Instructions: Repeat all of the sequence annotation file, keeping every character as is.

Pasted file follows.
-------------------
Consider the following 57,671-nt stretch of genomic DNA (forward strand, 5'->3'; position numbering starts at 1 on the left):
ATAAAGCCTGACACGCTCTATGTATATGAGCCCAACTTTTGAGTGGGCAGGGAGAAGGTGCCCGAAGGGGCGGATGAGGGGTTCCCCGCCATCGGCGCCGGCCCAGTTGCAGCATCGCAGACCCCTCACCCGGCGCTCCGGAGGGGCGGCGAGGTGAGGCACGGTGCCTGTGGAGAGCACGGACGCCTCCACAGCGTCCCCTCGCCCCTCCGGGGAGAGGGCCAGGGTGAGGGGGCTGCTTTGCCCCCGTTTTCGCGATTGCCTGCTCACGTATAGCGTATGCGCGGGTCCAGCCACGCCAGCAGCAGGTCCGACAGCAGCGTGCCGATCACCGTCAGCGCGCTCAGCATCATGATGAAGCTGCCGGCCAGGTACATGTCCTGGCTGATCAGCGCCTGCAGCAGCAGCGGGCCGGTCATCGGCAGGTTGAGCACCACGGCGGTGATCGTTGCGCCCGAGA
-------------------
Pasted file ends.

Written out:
Consider the following 57,671-nt stretch of genomic DNA (forward strand, 5'->3'; position numbering starts at 1 on the left):
ATAAAGCCTGACACGCTCTATGTATATGAGCCCAACTTTTGAGTGGGCAGGGAGAAGGTGCCCGAAGGGGCGGATGAGGGGTTCCCCGCCATCGGCGCCGGCCCAGTTGCAGCATCGCAGACCCCTCACCCGGCGCTCCGGAGGGGCGGCGAGGTGAGGCACGGTGCCTGTGGAGAGCACGGACGCCTCCACAGCGTCCCCTCGCCCCTCCGGGGAGAGGGCCAGGGTGAGGGGGCTGCTTTGCCCCCGTTTTCGCGATTGCCTGCTCACGTATAGCGTATGCGCGGGTCCAGCCACGCCAGCAGCAGGTCCGACAGCAGCGTGCCGATCACCGTCAGCGCGCTCAGCATCATGATGAAGCTGCCGGCCAGGTACATGTCCTGGCTGATCAGCGCCTGCAGCAGCAGCGGGCCGGTCATCGGCAGGTTGAGCACCACGGCGGTGATCGTTGCGCCCGAGA